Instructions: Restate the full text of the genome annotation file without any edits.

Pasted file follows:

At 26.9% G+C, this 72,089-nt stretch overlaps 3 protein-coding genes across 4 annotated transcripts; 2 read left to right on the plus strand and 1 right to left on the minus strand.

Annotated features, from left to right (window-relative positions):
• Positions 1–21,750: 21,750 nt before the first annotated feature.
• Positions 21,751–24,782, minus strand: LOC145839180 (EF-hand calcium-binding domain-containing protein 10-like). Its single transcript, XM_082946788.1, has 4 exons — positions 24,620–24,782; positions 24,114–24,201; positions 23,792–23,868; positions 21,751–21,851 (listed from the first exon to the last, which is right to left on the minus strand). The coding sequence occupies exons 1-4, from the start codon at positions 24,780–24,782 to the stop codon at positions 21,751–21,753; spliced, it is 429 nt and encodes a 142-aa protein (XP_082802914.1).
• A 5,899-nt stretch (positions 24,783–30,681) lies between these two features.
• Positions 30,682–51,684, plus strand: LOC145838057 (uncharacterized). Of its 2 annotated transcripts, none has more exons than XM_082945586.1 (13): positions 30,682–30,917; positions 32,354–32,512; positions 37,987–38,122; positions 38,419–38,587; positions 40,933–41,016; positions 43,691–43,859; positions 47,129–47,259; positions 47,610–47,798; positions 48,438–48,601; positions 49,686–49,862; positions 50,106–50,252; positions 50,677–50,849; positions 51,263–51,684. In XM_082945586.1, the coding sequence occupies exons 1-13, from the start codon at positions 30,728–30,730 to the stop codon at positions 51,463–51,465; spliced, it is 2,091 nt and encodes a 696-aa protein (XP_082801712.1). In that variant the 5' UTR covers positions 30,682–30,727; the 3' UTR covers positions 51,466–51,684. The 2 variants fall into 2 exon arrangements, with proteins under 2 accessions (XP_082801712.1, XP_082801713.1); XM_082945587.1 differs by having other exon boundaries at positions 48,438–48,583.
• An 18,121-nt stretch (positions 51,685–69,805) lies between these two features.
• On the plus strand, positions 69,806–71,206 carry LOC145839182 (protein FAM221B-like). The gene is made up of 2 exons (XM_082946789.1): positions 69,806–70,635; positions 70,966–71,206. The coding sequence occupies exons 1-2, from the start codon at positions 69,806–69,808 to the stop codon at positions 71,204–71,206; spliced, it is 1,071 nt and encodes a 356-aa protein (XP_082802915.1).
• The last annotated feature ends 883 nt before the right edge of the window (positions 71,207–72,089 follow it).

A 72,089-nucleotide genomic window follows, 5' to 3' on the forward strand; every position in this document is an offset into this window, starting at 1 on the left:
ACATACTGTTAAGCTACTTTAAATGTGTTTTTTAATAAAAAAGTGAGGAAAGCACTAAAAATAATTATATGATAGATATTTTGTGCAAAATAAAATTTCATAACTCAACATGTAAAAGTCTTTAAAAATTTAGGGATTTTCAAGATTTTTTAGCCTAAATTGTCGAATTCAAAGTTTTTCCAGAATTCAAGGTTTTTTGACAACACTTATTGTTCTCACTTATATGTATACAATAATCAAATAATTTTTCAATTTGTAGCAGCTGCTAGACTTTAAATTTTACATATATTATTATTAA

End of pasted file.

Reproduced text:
At 26.9% G+C, this 72,089-nt stretch overlaps 3 protein-coding genes across 4 annotated transcripts; 2 read left to right on the plus strand and 1 right to left on the minus strand.

Annotated features, from left to right (window-relative positions):
• Positions 1–21,750: 21,750 nt before the first annotated feature.
• Positions 21,751–24,782, minus strand: LOC145839180 (EF-hand calcium-binding domain-containing protein 10-like). Its single transcript, XM_082946788.1, has 4 exons — positions 24,620–24,782; positions 24,114–24,201; positions 23,792–23,868; positions 21,751–21,851 (listed from the first exon to the last, which is right to left on the minus strand). The coding sequence occupies exons 1-4, from the start codon at positions 24,780–24,782 to the stop codon at positions 21,751–21,753; spliced, it is 429 nt and encodes a 142-aa protein (XP_082802914.1).
• A 5,899-nt stretch (positions 24,783–30,681) lies between these two features.
• Positions 30,682–51,684, plus strand: LOC145838057 (uncharacterized). Of its 2 annotated transcripts, none has more exons than XM_082945586.1 (13): positions 30,682–30,917; positions 32,354–32,512; positions 37,987–38,122; positions 38,419–38,587; positions 40,933–41,016; positions 43,691–43,859; positions 47,129–47,259; positions 47,610–47,798; positions 48,438–48,601; positions 49,686–49,862; positions 50,106–50,252; positions 50,677–50,849; positions 51,263–51,684. In XM_082945586.1, the coding sequence occupies exons 1-13, from the start codon at positions 30,728–30,730 to the stop codon at positions 51,463–51,465; spliced, it is 2,091 nt and encodes a 696-aa protein (XP_082801712.1). In that variant the 5' UTR covers positions 30,682–30,727; the 3' UTR covers positions 51,466–51,684. The 2 variants fall into 2 exon arrangements, with proteins under 2 accessions (XP_082801712.1, XP_082801713.1); XM_082945587.1 differs by having other exon boundaries at positions 48,438–48,583.
• An 18,121-nt stretch (positions 51,685–69,805) lies between these two features.
• On the plus strand, positions 69,806–71,206 carry LOC145839182 (protein FAM221B-like). The gene is made up of 2 exons (XM_082946789.1): positions 69,806–70,635; positions 70,966–71,206. The coding sequence occupies exons 1-2, from the start codon at positions 69,806–69,808 to the stop codon at positions 71,204–71,206; spliced, it is 1,071 nt and encodes a 356-aa protein (XP_082802915.1).
• The last annotated feature ends 883 nt before the right edge of the window (positions 71,207–72,089 follow it).

A 72,089-nucleotide genomic window follows, 5' to 3' on the forward strand; every position in this document is an offset into this window, starting at 1 on the left:
ACATACTGTTAAGCTACTTTAAATGTGTTTTTTAATAAAAAAGTGAGGAAAGCACTAAAAATAATTATATGATAGATATTTTGTGCAAAATAAAATTTCATAACTCAACATGTAAAAGTCTTTAAAAATTTAGGGATTTTCAAGATTTTTTAGCCTAAATTGTCGAATTCAAAGTTTTTCCAGAATTCAAGGTTTTTTGACAACACTTATTGTTCTCACTTATATGTATACAATAATCAAATAATTTTTCAATTTGTAGCAGCTGCTAGACTTTAAATTTTACATATATTATTATTAA